Former oil tycoon sentenced to nine years in biggest Russian trial since communist era
Published: Wednesday, June 1, 2005 at 6:01 a.m.
Last Modified: Tuesday, May 31, 2005 at 11:26 p.m.
MOSCOW - The fallen oil tycoon Mikhail Khodorkovsky was sentenced to nine years in prison Tuesday, ending the biggest case in post-Soviet Russia. The year-long trial spurred accusations that it was linked to Khodorkovsky's opposition to President Vladimir Putin, and stoked the fears of foreign investors.
The 41-year-old Khodorkovsky was convicted Tuesday on charges that included tax evasion and fraud. He promised to clear his name, and his Yukos oil company promised to fight a series of court battles - keeping a spotlight on doubts about the rule of law in Russia.
''Shame! Shame!'' Khodorkovsky's supporters chanted outside the Meshchansky court, where they rallied daily during the year-long trial holding portraits of the capitalist-turned-philanthropist and yellow and green balloons, the colors of the Yukos company he founded and turned into Russia's biggest oil producer.
In Washington, President Bush criticized Khodorkovsky's trial in unusually blunt language aimed at a U.S. ally in the war on terrorism. ''Here, you're innocent until proven guilty and it appeared to us, at least people in my administration, that it looked like he had been adjudged guilty prior to having a fair trial,'' Bush said.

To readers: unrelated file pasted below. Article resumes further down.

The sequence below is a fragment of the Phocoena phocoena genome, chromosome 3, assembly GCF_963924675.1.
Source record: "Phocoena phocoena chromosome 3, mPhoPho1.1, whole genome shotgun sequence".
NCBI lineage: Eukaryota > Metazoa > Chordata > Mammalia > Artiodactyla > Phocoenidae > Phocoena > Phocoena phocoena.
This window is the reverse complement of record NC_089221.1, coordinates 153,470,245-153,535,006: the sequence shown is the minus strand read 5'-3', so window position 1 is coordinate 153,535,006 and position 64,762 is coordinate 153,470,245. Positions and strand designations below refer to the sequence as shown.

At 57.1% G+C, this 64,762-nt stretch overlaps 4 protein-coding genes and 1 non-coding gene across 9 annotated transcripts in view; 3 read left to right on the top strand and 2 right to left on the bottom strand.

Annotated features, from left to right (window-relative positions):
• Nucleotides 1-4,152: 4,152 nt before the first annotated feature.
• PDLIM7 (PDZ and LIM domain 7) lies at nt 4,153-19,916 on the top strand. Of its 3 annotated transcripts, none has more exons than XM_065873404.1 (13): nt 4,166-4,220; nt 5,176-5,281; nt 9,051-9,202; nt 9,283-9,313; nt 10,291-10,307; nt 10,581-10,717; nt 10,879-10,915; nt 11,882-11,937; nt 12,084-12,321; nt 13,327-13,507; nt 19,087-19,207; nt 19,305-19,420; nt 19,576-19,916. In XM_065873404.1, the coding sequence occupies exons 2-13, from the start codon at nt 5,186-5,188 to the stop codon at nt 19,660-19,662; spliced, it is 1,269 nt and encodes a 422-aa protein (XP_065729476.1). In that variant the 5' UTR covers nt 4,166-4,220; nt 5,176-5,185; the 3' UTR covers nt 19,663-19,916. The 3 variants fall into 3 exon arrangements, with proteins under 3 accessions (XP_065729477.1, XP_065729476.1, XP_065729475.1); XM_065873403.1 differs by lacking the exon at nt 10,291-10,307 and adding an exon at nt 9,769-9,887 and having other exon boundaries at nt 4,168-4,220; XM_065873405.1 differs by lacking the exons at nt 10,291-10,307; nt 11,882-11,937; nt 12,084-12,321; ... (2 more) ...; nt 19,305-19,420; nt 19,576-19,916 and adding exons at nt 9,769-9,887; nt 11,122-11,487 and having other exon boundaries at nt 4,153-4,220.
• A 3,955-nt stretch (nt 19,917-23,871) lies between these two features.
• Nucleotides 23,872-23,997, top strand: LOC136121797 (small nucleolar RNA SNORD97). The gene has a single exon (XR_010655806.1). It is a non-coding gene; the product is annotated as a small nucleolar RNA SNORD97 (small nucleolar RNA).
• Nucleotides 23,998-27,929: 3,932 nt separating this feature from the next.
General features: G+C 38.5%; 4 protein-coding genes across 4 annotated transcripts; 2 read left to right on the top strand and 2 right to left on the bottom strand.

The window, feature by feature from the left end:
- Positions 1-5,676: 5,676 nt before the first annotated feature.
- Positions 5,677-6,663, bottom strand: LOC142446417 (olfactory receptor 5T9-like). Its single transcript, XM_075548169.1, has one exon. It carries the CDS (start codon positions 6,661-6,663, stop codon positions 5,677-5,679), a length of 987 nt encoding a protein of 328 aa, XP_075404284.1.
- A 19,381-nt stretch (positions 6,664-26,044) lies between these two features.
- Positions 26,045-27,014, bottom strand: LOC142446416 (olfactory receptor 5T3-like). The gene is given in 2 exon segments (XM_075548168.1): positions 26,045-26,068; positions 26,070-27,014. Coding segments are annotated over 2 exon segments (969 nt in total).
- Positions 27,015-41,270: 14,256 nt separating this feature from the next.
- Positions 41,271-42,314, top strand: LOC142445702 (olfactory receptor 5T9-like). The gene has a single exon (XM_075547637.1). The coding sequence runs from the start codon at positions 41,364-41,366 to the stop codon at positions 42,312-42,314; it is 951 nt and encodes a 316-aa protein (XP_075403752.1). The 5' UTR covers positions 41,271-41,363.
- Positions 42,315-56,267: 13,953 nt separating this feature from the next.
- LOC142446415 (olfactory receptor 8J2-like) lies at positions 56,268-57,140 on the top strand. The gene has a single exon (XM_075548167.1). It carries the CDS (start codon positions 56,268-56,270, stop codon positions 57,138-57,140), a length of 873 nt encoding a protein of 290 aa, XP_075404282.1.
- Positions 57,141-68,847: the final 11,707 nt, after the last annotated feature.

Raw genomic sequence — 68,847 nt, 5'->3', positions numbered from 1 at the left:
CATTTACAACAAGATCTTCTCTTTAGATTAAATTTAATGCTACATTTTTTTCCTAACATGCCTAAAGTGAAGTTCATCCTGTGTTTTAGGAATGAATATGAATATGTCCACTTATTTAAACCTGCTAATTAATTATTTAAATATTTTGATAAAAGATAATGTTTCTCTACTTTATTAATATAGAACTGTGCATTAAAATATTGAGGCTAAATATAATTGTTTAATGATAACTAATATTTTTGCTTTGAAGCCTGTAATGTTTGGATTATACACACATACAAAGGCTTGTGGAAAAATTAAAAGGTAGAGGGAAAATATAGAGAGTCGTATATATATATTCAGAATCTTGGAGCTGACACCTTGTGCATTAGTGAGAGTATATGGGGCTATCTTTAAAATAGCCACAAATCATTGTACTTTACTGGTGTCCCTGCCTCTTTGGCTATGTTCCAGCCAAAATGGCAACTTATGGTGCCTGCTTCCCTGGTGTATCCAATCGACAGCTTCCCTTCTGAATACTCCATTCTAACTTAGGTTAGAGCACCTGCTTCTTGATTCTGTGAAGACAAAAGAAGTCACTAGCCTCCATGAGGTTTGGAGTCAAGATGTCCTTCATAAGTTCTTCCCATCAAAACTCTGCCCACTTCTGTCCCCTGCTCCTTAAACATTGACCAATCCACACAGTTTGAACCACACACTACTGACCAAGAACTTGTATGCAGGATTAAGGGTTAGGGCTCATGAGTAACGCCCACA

Capital flight has tripled in Russia in the year since Khodorkovsky's arrest, and the growth of oil exports has slowed sharply, raising questions about the state's stronger hand in the vital industry.
While Khodorkovsky, who was once estimated to have a $15 billion fortune through his now-dismantled oil empire, is widely unpopular as one of the ''oligarchs'' who became immensely wealthy during the murky post-Soviet privatization of state industries in the 1990s, many Russians saw political motives behind his trial.
His supporters contend it was part of a Kremlin-driven campaign to punish him for financing opposition parties and to stifle his own political ambitions. After spending 583 days in custody, he faces 7¶ years more in prison, which would keep him jailed past the 2008 election to pick Putin's successor and potentially the 2012 ballot as well. Natalya Vishnyakova, a spokeswoman for the prosecutor-general, denied the case had anything to do with politics. She said it was only about "banal theft."
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